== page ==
What companies must avoid is the rush to surveillance-state keyboard loggers, always-on webcams and other traps that will breakdown the required level of trust between the business and workers. If the CEO, CIO or MD doesn’t want to be watched at home, they shouldn’t expect any other workers to be surveilled. Instead, building milestones and objective deliverables achievements into all tasks and roles to encourage success and to help avoid the inertia that many home-workers feel at first. A steady stream of goals will keep most on targets and highlight those who need further training or encouragement, or the removal of what can remain a perk.
As remote working becomes normalised, the business midset, led by CIOs, will need address and ramp up security through VPNs, security-inspection tools and other methods to secure data, encrypt communications and limit access to unsafe or frivolous websites on company hardware.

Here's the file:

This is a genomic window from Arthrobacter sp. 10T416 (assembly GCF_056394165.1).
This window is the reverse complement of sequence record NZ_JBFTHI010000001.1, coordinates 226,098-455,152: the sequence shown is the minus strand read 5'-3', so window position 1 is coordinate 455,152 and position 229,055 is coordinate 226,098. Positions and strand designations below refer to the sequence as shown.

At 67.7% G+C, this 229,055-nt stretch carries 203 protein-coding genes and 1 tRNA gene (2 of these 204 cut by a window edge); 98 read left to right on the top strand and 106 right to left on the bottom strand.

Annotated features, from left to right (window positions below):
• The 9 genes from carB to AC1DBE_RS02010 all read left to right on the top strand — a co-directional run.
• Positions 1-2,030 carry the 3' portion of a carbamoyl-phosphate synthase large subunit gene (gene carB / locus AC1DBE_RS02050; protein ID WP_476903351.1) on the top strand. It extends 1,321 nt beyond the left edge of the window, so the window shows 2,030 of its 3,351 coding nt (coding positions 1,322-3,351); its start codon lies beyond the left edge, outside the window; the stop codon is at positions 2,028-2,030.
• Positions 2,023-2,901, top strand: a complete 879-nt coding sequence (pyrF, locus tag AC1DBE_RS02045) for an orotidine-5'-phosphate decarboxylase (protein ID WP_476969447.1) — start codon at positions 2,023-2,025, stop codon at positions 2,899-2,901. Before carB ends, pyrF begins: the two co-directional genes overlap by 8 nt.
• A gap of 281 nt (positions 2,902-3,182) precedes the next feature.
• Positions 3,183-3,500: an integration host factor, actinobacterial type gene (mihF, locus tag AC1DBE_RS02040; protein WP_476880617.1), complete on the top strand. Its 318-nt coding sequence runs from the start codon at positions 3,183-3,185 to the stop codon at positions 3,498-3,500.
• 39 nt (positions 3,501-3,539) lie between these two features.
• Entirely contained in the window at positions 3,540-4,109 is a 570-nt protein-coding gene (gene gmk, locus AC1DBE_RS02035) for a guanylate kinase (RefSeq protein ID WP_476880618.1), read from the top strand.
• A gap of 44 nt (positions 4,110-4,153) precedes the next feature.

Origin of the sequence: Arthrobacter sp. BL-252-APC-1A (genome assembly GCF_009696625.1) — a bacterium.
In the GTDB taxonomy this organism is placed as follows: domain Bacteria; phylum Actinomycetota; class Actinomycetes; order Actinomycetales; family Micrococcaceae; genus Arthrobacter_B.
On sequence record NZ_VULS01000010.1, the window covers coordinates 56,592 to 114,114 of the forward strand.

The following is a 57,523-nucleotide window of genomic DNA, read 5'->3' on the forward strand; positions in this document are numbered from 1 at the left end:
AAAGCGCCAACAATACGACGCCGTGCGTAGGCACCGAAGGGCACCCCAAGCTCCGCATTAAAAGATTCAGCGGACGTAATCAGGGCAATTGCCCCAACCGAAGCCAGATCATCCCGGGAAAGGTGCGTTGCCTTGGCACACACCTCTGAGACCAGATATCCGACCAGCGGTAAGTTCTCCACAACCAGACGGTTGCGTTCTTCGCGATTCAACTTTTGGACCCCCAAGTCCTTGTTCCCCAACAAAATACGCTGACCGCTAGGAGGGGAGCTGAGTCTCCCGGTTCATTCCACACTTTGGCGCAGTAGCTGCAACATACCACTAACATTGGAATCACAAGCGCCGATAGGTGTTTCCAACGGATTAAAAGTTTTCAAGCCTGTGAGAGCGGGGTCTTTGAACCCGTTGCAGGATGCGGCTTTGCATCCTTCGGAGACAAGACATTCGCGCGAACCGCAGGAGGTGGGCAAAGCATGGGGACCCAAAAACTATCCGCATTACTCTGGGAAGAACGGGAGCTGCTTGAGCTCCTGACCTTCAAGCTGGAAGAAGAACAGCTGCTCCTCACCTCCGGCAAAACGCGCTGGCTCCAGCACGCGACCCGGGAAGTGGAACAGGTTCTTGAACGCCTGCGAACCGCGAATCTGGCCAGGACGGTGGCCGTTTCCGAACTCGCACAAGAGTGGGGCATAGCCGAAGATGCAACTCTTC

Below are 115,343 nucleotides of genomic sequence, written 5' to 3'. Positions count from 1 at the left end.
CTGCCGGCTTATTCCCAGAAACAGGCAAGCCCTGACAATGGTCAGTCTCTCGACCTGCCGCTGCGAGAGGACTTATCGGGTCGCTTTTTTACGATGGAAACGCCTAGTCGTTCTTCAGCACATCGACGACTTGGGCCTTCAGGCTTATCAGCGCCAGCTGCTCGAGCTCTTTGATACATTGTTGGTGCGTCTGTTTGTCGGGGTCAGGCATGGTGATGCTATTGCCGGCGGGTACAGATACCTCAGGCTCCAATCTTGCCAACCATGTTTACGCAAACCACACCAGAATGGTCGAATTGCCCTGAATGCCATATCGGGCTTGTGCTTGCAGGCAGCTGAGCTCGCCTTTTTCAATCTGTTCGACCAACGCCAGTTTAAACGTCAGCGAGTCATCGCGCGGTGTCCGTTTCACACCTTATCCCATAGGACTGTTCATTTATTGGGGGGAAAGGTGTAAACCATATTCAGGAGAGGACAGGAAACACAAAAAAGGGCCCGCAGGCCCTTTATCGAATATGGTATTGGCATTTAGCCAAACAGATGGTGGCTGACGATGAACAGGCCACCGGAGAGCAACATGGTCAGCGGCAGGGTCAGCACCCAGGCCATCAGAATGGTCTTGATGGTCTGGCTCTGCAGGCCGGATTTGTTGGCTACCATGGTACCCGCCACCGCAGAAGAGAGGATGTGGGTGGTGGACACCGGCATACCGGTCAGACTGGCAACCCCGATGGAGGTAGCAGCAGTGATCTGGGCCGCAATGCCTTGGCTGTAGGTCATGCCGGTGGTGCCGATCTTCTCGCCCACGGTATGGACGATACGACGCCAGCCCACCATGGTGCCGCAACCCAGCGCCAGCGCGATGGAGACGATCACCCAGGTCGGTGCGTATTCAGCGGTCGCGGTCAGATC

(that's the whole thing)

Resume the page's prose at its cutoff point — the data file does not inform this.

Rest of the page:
New Rules for Business in Post-COVID19 times
One of the overlooked successes from the lockdown is how well much of the technologies businesses had to rely on performed. Most of the cloud service meeting and collaboration tools work as advertised, there was no sudden downtime for the likes of Google, AWS or Microsoft services, and while a few local or national broadband issues arose, people took to their 5G or 4G connections to pick up the slack.
Business leaders challenged to find solutions to pressing problems could find a service or solution online that they could launch within a day, not weeks or months. From virtual reality for training in healthcare to instant ecommerce tools, leaders can find what they need and launch them instantly.
There will be losers, notably those selling high-ticket monolithic services or complex tools that require many moving parts. But those selling and buying quick-to-deploy flexible tools with proven business success that fit into existing business practices will find a receptive audience.
Sure, 2020 and beyond will be strange times for business with many casualties, but the way forward will lead to more flexible businesses that can adopt and deploy tools faster to address whatever crisis comes next.